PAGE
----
Saints, we have no revelation concerning its location. But there is a location, where these two glorious personages dwell. It has a location, just as much as our earth has a location in the solar system. But when I speak of our Father and our God being located in a glorious mansion, or celestial world, I do not wish to be understood that he is confined to that location. Do not misapprehend the subject. He is not confined to that particular locality, in the midst of universal space. He has power which we are not in possession of. He has power to waft himself from that particular locality to other dominions, other worlds, other creations; and to do this with an immence velocity. Of course, to accomplish this must occupy time. There are some, however, so foolish in their ideas that they suppose that it does not require time for the Almighty to go from world to world, or for any celestial messenger to do so. But this is a grand mistake. Time is included in all motion. Time is included between the event of a heavenly being leaving the celestial abode, where he dwells, and going to some other abode at a distance. How great this time may be is not revealed; but I have an idea that it is much swifter than any velocity with which we are familiar; I mean the velocity with which our Father and God can convey himself from the celestial abode where he dwells to some other kingdom. I believe it be much swifter than that of the common light which shines from the heavenly bodies of our system, or from the distant bodies of the stellar system. Now, light travels with immence [immense] velocity—185,000 miles in one beat of the pulse, or in about one second of time. We might suppose that that is about as swift as any being would want to be wafted.

But suppose that our Father, in the heavenly world where he dwells, should feel disposed to visit one of the vast dominions of his great creation as far distant as the nearest fixed star. If he could go no faster than light is transmitted through space, it would take him three and a half years to perform the journey. And to go to one that was situated some ten or fifteen times further off, it would take, of course, ten or fifteen times longer. And to go to some which are as far off from him as the distant creations that are just visible through our most powerful telescopes, it would take him six hundred thousand years to perform the journey, provided his velocity was only equal to that of light. I draw the conclusion, therefore, that God is not confined to the velocity of light, or to any other velocity with which we are accuainted [acquainted]—that he can go with immence [immense] velocity, perhaps thousands and hundreds of thousands of times swifter than that of light, if he feels disposed so to do. It is out of the question for us to suppose that God does not travel in going from creation to creation. That he could be momentarily and instantaneously in two creations at the same time is something that I never could comprehend, although it is believed in by some of the religious professors of the present day. They believe that God, in his person, can be in infinite space all at the same moment. That is not our doctrine. It is not my doctrine, at least. He may be, by his power, by his intelligence, by his spirit, in infinite space, working throughout all the vast dominions of space, according to laws he has ordained and instituted.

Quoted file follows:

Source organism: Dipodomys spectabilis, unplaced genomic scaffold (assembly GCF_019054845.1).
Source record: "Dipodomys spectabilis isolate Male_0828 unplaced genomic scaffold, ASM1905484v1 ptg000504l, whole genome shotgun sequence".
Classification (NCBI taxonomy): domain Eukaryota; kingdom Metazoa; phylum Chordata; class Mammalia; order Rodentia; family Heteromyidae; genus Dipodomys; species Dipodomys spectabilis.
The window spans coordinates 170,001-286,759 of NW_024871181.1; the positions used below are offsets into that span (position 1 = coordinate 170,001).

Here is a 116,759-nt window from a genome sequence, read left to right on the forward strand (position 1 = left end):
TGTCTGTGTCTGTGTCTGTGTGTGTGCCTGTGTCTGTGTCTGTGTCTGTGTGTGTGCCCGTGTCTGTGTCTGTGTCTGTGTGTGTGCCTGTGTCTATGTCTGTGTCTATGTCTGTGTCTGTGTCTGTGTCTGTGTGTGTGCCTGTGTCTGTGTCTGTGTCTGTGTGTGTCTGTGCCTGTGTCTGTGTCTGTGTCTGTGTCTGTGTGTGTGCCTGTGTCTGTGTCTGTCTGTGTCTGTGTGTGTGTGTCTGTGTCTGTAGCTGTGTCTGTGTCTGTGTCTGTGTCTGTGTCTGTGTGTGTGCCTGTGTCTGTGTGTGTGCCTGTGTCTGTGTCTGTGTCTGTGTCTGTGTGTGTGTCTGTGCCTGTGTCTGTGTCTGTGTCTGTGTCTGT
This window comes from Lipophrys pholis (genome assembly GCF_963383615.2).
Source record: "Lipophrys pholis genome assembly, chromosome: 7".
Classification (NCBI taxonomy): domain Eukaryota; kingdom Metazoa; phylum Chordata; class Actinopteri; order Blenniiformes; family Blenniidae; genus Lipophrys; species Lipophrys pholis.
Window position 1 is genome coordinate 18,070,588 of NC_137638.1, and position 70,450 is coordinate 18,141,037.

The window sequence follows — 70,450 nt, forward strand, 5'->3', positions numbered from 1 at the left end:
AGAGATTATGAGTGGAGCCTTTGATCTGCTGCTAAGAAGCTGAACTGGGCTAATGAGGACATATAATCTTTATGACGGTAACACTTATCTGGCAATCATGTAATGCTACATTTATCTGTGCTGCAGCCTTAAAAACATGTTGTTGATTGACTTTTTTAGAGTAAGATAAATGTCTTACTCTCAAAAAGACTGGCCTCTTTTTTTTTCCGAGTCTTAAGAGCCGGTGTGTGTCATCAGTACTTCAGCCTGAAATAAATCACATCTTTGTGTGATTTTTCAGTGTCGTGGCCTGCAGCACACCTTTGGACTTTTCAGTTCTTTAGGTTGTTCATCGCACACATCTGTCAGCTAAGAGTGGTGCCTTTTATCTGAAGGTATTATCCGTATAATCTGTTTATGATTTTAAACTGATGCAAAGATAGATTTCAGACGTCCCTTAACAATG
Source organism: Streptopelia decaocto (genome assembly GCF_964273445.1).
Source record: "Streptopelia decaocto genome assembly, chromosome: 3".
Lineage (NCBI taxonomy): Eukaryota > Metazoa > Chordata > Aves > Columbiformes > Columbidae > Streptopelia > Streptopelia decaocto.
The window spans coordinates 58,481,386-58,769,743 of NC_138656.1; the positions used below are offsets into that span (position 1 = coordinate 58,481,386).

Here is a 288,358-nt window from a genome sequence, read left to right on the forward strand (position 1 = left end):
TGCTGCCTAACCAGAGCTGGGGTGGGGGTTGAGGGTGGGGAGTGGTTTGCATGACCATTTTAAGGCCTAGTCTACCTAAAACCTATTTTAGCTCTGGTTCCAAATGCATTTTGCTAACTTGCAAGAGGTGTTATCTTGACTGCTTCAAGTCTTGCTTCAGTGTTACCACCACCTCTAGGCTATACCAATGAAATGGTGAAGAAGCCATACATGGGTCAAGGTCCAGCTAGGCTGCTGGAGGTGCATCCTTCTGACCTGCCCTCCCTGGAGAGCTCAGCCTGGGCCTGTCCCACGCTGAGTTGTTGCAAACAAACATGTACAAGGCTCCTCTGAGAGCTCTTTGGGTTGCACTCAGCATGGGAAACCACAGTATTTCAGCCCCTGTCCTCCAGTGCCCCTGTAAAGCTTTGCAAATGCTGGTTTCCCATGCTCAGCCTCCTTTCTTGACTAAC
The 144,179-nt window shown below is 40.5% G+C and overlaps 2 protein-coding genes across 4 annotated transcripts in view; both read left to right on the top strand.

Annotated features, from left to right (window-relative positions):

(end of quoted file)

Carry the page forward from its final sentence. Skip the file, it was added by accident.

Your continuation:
Having said so much, in regard to the locality of our Heavenly Father, and of the celestial beings who dwell


in the same abode, or in the same mansions where he resides, let me now say a few words more in regard to his presence being everywhere. I cannot, for a moment suppose, and I do not believe that any intelligent being who exercises his intelligence, independently of the traditions of the children of men, can suppose, that a person can be everywhere present at the same instant. "But," inquires one, "when a good man dies, passes out of this body of flesh and bones, it is said that he is in the prerence [presence] of God. Does this mean that he has actually gone from his tabernacle, perhaps millions and millions and unnumbered millions of miles, to the abode or mansion where Jesus is, because he is in the precence [presence] of God?" No; I do not look at it in this way, I look at it in this light: if this world in which we dwell had the vail withdrawn from off its face, and the vail taken away from our faces, I consider that we would see the Lord, however far distant he might be; hence we would be in his presence; and on the other hand, those who dwell in his abode, however distant, can see us; for there is no vail over his face, no vail over the celestial abode of our Father and God, and there being no vail over him, nor over the beings that dwell in his abode, they can behold the most distant creations, which they have made. Now, this is my view. I do not say this is the view of the Latter-day Saints, but my own individual views, in regard to these matters. If then we pass out of these bodies of ours, and the vail is taken away, we are in his presence, just as much as we would be if we were wafted to the mansion where he dwells: I have no doubt, but what we will be wafted (if we are worthy) to that mansion, in due time; but I say, that we are in the presence of God, while our spirits are yet here upon the earth; because the vail is removed and our eyes can pierce eternity, and eternal things.